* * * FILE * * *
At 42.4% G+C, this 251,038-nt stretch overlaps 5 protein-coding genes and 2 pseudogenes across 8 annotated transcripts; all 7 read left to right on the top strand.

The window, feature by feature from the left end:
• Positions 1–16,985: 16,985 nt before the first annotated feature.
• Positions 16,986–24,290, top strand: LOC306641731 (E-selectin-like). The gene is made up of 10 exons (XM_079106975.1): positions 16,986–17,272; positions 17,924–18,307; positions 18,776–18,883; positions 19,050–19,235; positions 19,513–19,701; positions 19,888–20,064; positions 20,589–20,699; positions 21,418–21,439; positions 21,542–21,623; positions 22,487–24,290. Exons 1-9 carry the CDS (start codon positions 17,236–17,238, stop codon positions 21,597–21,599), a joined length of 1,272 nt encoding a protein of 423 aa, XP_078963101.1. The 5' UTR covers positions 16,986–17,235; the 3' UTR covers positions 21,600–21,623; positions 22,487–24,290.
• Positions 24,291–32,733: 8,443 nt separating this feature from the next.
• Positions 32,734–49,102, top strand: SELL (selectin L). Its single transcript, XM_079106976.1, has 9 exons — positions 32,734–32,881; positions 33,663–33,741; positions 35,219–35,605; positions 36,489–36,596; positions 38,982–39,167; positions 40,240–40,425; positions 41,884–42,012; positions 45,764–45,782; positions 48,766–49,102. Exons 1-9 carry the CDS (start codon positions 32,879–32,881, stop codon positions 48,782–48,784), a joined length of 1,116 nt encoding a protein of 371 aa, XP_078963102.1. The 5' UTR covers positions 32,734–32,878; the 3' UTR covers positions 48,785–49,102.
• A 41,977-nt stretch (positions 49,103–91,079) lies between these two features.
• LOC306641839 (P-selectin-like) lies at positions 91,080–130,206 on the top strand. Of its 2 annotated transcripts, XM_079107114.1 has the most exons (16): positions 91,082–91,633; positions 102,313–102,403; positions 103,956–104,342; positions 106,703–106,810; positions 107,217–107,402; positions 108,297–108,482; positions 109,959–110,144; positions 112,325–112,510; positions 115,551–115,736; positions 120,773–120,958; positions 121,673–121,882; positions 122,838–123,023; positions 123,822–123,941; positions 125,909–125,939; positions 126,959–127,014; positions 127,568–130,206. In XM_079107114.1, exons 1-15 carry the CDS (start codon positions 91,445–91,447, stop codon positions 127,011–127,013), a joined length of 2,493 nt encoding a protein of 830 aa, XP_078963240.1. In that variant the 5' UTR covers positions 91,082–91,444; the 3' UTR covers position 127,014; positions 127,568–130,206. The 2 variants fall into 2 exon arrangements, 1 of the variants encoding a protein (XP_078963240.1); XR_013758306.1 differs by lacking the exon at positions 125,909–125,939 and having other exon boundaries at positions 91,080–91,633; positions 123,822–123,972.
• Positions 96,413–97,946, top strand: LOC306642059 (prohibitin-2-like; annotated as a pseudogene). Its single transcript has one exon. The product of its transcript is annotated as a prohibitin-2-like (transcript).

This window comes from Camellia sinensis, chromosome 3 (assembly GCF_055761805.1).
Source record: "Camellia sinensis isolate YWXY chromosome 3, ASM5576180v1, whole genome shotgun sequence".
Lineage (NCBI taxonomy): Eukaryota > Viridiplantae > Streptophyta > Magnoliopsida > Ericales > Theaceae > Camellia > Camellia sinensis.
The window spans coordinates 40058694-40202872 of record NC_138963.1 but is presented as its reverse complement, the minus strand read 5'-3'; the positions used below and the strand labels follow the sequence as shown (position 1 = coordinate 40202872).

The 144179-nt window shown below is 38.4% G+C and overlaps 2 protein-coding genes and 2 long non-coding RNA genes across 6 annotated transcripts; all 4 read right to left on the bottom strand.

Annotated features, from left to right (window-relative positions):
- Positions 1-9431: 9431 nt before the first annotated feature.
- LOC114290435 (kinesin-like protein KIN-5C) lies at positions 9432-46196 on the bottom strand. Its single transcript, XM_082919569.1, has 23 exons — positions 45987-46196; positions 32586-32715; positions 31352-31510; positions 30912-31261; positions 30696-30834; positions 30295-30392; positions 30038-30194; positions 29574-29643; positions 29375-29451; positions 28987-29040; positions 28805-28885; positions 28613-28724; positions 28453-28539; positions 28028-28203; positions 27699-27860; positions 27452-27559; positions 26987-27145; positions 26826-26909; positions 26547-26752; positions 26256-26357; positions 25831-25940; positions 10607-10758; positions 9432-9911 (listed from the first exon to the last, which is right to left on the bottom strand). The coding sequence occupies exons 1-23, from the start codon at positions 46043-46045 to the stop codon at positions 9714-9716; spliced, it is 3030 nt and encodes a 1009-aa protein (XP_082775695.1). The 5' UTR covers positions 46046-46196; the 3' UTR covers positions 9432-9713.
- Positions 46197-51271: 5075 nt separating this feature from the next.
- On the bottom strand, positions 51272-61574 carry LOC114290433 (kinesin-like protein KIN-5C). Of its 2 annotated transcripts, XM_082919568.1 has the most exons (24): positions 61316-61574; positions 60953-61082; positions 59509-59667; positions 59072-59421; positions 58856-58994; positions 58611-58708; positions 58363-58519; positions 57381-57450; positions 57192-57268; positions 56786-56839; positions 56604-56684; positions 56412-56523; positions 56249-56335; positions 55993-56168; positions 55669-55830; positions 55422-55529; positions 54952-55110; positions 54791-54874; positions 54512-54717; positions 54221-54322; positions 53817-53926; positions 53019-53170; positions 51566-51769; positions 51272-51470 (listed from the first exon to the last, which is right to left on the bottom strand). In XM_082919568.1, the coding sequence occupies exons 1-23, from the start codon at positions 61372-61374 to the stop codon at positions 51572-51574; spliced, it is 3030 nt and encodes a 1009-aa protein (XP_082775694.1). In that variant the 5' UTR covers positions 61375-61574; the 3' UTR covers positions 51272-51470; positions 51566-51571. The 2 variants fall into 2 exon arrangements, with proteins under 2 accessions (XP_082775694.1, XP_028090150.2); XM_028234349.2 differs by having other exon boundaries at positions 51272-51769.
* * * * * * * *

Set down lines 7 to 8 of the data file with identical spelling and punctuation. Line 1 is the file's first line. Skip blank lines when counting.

• A 41,977-nt stretch (positions 49,103–91,079) lies between these two features.
• LOC306641839 (P-selectin-like) lies at positions 91,080–130,206 on the top strand. Of its 2 annotated transcripts, XM_079107114.1 has the most exons (16): positions 91,082–91,633; positions 102,313–102,403; positions 103,956–104,342; positions 106,703–106,810; positions 107,217–107,402; positions 108,297–108,482; positions 109,959–110,144; positions 112,325–112,510; positions 115,551–115,736; positions 120,773–120,958; positions 121,673–121,882; positions 122,838–123,023; positions 123,822–123,941; positions 125,909–125,939; positions 126,959–127,014; positions 127,568–130,206. In XM_079107114.1, exons 1-15 carry the CDS (start codon positions 91,445–91,447, stop codon positions 127,011–127,013), a joined length of 2,493 nt encoding a protein of 830 aa, XP_078963240.1. In that variant the 5' UTR covers positions 91,082–91,444; the 3' UTR covers position 127,014; positions 127,568–130,206. The 2 variants fall into 2 exon arrangements, 1 of the variants encoding a protein (XP_078963240.1); XR_013758306.1 differs by lacking the exon at positions 125,909–125,939 and having other exon boundaries at positions 91,080–91,633; positions 123,822–123,972.